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In re Lynch

May 17, 2004

IN THE MATTER OF REGINA LYNCH
IN THE MATTER OF DENISE COBHAM



On appeal from the Superior Court of New Jersey, Law Division, Essex County.

Before Judges Pressler, Alley and R.B. Coleman.

The opinion of the court was delivered by: Pressler, P.J.A.D. (retired and temporarily assigned on recall)

NOT FOR PUBLICATION WITHOUT THE APPROVAL OF THE APPELLATE DIVISION

Submitted April 27, 2004

Appellants in these two appeals, which we consolidate for purposes of this opinion, are public defenders who were assigned to the courtroom of the same trial judge as well as to other trial judges in the county. Each appellant, Regina Lynch in Docket No. A-3146-02T4 and Denise Cobham in Docket No. A-3147-02T4, appeals from a summary contempt order entered against her by that judge imposing a monetary sanction. We reverse both orders finding both of them to be materially deficient both procedurally and substantively.

The undisputed events surrounding these contempt orders began on Friday, January 31, 2003. During the morning session in the trial judge's courtroom, in a colloquy between Lynch and the judge, Lynch advised the judge that she was unaware that the case involving one of her clients had been scheduled for that day. Because of that scheduling, that client had apparently been brought to the courthouse from the jail. The judge assured Lynch that although he had to bring the client into the courtroom, nevertheless"if you're not prepared... we'll give it a new date."

At some point later in the morning Lynch was called to the courtroom of another judge to whom she was assigned. During her absence, the case of another of her clients was called. The judge noted Lynch's absence on the record and then noting that Cobham was present in the courtroom, the judge proceeded with the processing of that client in Cobham's presence and over her objection that she did not represent him. Immediately thereafter, the judge called the case of the first client who had been the subject of the judge's assurance to Lynch that a new date would be set. Lynch had not yet returned from the other judge's courtroom. The judge noted her absence, was unimpressed by Cobham's attempt to remind him of the earlier colloquy with Lynch, stated that he had nevertheless not"released" Lynch, held her in contempt, and fined her $75. When Lynch returned to his courtroom and sought to address the contempt holding, the judge said that he would consider it at an appropriate time. There were never, however, any further proceedings.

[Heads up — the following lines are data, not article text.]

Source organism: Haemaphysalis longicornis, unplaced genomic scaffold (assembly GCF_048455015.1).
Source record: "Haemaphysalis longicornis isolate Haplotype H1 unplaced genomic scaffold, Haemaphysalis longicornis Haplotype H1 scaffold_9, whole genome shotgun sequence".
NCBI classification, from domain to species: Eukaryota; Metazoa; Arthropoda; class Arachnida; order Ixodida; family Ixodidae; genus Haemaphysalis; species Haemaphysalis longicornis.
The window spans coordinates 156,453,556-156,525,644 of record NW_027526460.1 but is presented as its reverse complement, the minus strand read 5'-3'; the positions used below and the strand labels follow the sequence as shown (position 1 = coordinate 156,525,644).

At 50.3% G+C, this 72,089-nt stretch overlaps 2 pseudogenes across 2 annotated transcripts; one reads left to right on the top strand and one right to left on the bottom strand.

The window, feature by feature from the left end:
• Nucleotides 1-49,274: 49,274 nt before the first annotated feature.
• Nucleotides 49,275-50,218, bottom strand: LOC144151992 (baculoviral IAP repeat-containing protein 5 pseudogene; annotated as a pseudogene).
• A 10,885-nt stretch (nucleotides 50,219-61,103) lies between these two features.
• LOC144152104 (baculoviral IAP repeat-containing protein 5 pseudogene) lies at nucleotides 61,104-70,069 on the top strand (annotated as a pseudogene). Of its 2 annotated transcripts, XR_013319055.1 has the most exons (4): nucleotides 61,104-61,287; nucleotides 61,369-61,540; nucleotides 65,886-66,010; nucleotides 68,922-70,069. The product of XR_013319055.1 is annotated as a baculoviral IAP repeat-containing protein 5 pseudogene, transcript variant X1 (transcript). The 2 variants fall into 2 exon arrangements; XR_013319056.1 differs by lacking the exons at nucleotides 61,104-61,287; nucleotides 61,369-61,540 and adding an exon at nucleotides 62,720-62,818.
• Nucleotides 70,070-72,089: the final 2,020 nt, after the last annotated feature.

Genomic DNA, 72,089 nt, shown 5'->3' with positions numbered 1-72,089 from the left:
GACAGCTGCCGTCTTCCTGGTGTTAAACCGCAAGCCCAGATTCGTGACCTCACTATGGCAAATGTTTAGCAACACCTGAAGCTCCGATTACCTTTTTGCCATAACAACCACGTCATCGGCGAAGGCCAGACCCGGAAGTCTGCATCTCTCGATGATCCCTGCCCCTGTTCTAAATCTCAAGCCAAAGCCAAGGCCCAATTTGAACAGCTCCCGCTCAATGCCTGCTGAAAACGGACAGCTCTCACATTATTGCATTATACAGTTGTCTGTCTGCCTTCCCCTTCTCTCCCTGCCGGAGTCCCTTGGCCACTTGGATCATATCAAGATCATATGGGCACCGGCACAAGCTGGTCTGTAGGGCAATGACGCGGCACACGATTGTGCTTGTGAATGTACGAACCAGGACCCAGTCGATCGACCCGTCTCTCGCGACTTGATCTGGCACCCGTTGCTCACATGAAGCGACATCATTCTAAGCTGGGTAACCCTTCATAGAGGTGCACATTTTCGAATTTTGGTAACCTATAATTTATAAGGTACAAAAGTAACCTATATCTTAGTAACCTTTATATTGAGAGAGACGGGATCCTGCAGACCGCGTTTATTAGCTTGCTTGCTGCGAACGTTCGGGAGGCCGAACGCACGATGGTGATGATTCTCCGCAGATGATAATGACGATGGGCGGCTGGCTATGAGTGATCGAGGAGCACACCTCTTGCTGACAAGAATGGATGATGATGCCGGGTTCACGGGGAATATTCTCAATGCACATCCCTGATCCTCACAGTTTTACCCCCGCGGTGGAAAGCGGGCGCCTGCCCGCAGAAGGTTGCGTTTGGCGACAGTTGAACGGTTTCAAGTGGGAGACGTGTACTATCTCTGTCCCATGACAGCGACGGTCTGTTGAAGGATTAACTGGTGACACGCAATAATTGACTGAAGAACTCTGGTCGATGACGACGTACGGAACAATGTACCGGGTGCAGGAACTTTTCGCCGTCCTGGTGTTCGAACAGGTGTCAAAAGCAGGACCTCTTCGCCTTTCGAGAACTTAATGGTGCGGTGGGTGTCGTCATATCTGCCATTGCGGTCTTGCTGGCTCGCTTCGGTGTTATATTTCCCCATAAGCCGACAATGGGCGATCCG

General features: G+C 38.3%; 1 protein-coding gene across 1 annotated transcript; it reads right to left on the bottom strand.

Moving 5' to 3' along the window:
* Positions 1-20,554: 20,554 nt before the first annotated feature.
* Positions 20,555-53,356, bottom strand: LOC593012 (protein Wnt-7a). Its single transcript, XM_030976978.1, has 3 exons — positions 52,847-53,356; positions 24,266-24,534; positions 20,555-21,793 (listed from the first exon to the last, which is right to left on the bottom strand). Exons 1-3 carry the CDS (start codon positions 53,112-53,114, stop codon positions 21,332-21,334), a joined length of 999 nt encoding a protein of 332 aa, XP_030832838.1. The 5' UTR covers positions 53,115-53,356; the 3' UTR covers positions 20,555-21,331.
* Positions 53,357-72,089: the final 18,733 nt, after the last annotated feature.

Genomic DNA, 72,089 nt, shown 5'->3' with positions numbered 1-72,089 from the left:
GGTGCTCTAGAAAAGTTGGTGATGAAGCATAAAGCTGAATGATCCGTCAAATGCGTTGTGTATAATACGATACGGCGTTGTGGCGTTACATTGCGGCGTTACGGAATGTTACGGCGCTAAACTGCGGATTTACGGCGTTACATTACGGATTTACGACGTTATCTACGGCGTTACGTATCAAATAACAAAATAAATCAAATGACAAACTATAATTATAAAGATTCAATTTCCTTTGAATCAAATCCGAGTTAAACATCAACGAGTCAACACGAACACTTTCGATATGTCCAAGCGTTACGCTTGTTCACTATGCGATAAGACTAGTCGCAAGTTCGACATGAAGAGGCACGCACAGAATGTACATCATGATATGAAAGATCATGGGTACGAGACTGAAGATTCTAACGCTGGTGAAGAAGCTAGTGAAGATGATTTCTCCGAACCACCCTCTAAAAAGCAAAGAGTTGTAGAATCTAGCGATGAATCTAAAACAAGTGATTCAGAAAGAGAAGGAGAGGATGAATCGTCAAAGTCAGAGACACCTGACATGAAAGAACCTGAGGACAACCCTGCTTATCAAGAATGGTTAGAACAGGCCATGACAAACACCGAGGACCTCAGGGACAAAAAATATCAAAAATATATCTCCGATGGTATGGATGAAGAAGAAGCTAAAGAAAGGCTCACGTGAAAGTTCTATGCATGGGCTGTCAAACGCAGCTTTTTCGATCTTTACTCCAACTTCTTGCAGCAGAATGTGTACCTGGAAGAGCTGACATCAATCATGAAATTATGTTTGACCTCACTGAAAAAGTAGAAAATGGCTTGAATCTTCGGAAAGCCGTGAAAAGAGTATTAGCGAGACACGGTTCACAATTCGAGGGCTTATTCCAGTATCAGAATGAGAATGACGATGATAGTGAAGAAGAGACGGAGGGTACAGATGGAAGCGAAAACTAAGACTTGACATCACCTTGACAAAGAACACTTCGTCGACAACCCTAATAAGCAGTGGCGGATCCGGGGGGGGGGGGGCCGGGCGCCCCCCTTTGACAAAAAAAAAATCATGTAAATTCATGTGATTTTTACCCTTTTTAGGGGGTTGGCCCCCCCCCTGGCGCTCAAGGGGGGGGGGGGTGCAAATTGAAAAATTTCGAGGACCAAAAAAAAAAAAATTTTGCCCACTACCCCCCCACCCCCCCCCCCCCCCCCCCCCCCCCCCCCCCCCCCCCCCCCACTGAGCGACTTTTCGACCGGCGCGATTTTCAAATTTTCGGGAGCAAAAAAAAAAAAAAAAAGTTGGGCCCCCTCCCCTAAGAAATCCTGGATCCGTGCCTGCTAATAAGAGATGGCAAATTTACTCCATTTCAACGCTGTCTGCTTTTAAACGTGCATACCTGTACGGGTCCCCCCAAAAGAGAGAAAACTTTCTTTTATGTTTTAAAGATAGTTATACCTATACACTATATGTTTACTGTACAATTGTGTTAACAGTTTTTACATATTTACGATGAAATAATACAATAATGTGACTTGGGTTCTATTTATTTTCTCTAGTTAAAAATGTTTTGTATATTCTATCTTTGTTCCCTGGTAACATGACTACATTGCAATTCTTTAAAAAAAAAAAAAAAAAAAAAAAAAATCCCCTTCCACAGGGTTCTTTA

Before the morning session ended, the judge noted the unexcused absence of one of the male assistant prosecutors assigned to his courtroom but took no action against him. The judge did, however, make a lengthy statement on the record in effect advising that the absence of the public defenders and prosecutors from his courtroom during court sessions without his express permission would result in sanctions against them even if the cause of the absence was an order to appear before a different judge.

During the afternoon session of that Friday, the trial judge expressed to Cobham his general dissatisfaction with the public defender's office handling of violation of probation cases and demanded that Cobham's supervisor appear in his courtroom by 4:30 that afternoon. Cobham attempted to reach him but had to report back to the trial judge that she had been unable to do so. On the following Monday morning, Cobham appeared in the trial judge's courtroom, and the trial judge told her that the case of one of her clients would be heard at 1:30 that afternoon. Cobham responded that she had an appointment with the county's criminal presiding judge at 1:30 p.m. The trial judge nevertheless instructed her to be in his courtroom at that time and said that he would undertake to notify the presiding judge of this instruction by which, we note, the trial judge apparently assumed that his order took priority over that of the presiding judge. The trial judge could not, however, reach the presiding judge. Uncertain what to do, Cobham consulted her supervisor, who advised her to keep her appointment with the presiding judge, particularly in view of the trial judge's statement the previous Friday in which, in addition to his warnings and instructions to the lawyers, he had made clear that it was the presiding judge who was the authority for resolution of appearance conflicts. Cobham went to the presiding judge's chambers at 1:30 p.m. and she and her supervisor explained the situation to him. By the time the presiding judge was fully informed and called the trial judge to straighten the matter out, the trial judge had already, at 1:35 p.m., held Cobham in contempt because of her unexcused absence and fined her $250. There were no further proceedings and no further hearing on the asserted contempt.